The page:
What is Autism?
by Claudia Martinez
Autism, or autism spectrum disorder (ASD), is a mental developmental disorder that impairs a child’s ability to communicate and interact with other people, according to the Mayo Clinic. The term “spectrum” in autism spectrum disorder refers to the wide range of symptoms and the severity that can be found in each case. The uniqueness of each person with autism makes the experience of living with autism different for each family. However, there are some consistent themes that most families should be aware of in order to be able to provide the best support to the individual and to family members.
There are more than 200,000 cases of autism in the United States per year. That is 1 in every 68 births in the United States, according to the Center for Disease Control and Prevention’s annual report in 2016. Autism is 4.5 times more prevalent in boys than girls. Currently, ASD does not have a single known cause. But increased awareness, early diagnosis, and early intervention can lead to significantly improved results in children.
What are some symptoms of Autism?
• Fails to respond to his or her name or appears to not hear you at times
• Resists cuddling or holding and seems to prefer playing alone
• Has poor eye contact and lacks facial expressions
• Performs repetitive movements such as rocking, spinning, or head-banging
• Moves constantly
• Does not engage in imitative or make-believe play
Signs of autism usually tend to appear between 2 and 3 years of age. In some cases, autism can be diagnosed as early as 18 months in a child. In other cases, children are sometimes not diagnosed with ASD until after the age of 4. Symptoms and necessary treatment for a child can change as children grow and go through different phases of life. The quality of life for someone with ASD depends not only on the foundation provided during childhood, but also from ongoing support that is specific to individual needs. The demands of living with a person with autism are great and families frequently experience high levels of stress. Recognizing and preparing for the challenges in store will make a big difference to everyone involved.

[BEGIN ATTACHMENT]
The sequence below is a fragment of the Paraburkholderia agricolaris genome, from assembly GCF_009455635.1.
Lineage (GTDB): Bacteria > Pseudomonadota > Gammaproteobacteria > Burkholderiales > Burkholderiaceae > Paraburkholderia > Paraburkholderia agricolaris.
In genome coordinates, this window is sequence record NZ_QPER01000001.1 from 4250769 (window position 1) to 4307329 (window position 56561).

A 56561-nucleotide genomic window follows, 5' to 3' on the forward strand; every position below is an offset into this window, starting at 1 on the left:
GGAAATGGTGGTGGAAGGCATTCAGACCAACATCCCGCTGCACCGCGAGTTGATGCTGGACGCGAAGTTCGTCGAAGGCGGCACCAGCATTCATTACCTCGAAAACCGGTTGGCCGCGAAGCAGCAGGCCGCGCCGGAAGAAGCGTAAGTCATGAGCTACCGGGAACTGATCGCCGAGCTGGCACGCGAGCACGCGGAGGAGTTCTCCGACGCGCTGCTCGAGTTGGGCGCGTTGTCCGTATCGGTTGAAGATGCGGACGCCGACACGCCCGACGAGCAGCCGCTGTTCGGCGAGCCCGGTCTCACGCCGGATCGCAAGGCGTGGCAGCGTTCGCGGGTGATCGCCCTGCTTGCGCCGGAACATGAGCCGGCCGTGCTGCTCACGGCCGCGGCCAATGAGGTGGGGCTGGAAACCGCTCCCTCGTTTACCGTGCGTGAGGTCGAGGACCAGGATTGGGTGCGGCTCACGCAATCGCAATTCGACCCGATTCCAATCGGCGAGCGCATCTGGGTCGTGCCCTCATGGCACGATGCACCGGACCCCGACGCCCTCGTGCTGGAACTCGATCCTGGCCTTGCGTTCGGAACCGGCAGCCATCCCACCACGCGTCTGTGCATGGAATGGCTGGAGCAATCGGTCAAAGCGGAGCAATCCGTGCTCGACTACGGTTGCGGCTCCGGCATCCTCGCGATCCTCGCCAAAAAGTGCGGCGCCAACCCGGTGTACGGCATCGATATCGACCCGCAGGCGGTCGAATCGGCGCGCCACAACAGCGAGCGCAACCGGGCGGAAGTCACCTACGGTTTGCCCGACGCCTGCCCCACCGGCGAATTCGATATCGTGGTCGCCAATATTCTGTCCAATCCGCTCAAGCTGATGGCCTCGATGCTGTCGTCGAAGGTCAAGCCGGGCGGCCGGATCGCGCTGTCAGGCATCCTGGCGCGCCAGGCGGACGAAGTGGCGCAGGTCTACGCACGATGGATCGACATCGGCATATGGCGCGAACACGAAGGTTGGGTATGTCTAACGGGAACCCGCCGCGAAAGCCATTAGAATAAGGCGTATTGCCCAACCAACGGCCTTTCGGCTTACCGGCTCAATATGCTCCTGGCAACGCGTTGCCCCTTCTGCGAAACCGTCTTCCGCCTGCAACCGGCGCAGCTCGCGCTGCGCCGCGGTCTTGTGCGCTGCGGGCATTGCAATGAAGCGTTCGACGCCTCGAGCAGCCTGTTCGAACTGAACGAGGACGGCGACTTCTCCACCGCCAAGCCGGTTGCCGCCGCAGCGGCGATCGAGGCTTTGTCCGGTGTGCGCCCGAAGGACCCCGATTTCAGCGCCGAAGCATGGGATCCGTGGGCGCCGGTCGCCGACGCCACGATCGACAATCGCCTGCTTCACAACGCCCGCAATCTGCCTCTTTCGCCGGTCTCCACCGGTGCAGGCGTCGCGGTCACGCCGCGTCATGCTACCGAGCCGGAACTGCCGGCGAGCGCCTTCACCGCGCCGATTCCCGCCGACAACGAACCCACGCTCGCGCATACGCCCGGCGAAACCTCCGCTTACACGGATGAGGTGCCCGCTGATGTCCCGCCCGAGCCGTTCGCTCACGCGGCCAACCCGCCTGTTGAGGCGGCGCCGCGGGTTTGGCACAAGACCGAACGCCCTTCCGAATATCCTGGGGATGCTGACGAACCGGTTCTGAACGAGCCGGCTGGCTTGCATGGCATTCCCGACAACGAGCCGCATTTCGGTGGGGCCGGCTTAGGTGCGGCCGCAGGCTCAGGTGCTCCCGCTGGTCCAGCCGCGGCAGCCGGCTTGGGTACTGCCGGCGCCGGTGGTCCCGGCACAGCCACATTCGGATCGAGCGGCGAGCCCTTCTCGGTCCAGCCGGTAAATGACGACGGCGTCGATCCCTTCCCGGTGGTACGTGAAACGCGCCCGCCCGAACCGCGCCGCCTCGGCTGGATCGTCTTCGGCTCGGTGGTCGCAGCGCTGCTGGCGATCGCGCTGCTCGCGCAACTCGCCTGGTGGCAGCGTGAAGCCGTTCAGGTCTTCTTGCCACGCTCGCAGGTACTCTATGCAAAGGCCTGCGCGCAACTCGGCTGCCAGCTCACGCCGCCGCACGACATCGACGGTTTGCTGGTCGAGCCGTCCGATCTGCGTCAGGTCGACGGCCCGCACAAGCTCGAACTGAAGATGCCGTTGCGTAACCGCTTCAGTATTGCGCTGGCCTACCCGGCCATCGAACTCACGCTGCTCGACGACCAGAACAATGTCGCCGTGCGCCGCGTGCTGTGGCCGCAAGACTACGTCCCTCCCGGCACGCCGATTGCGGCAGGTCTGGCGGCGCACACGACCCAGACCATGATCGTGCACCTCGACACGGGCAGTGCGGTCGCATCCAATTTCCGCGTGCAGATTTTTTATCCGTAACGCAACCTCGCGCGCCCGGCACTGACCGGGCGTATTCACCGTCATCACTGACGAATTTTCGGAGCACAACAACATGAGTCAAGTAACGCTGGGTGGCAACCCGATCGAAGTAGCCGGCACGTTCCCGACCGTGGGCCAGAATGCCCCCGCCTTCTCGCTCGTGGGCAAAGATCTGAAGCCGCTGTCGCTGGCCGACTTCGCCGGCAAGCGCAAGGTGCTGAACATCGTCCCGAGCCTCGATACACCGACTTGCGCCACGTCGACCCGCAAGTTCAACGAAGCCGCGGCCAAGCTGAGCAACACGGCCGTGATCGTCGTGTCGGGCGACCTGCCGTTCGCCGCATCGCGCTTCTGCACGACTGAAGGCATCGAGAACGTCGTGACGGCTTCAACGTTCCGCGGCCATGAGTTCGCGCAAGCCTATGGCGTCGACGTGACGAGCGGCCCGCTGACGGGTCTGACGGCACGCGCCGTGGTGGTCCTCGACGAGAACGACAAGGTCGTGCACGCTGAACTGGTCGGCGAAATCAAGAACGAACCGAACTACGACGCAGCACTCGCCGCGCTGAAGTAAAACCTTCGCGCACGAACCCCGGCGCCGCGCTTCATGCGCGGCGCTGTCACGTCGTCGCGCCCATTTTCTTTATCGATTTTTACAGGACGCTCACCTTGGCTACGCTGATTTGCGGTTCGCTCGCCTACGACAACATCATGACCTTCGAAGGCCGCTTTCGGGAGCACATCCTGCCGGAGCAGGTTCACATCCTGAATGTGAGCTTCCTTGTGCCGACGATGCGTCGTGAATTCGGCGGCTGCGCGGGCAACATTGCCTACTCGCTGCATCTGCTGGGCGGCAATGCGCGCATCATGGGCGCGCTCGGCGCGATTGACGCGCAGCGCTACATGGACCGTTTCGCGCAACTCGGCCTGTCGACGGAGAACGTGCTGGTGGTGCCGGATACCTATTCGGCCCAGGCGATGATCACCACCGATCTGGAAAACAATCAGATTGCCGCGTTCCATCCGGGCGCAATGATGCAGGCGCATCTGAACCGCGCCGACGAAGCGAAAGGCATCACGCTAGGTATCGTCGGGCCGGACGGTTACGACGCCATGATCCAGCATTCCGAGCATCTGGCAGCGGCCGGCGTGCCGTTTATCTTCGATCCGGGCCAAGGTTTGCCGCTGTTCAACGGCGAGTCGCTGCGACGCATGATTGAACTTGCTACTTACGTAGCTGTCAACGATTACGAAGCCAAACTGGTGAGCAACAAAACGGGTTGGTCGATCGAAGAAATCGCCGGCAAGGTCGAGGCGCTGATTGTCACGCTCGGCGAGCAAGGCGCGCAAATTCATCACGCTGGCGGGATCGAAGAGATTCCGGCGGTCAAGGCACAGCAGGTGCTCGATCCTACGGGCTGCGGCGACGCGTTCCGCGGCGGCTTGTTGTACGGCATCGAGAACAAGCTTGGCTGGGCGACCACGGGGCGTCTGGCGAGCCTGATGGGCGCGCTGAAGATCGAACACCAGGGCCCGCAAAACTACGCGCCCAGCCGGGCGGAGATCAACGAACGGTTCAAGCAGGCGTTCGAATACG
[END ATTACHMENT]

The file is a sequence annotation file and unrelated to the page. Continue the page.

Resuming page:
While there is no cure for autism spectrum disorder, early and intensive treatment can make a big difference in the development of a child’s life. With proper services and information, children with autism will grow and flourish at a different developmental rate than typically developing children. Early intervention can help to minimize disruptive or self-harming behaviors, and behavior therapy can teach self-help skills for greater independence in a child’s life.
If you suspect your child of having ASD, it is important to discuss any concerns with your family doctor. Mariposa Autism Service Center (MASC) provides therapy to children with autism in Las Cruces. MASC utilizes Applied Behavior Analytic techniques to teach new skills to children with autism. For more information or if you have any questions about our program, please call our office at 575-652-3155 or email us at firstname.lastname@example.org
Newsletter | Fall 2017
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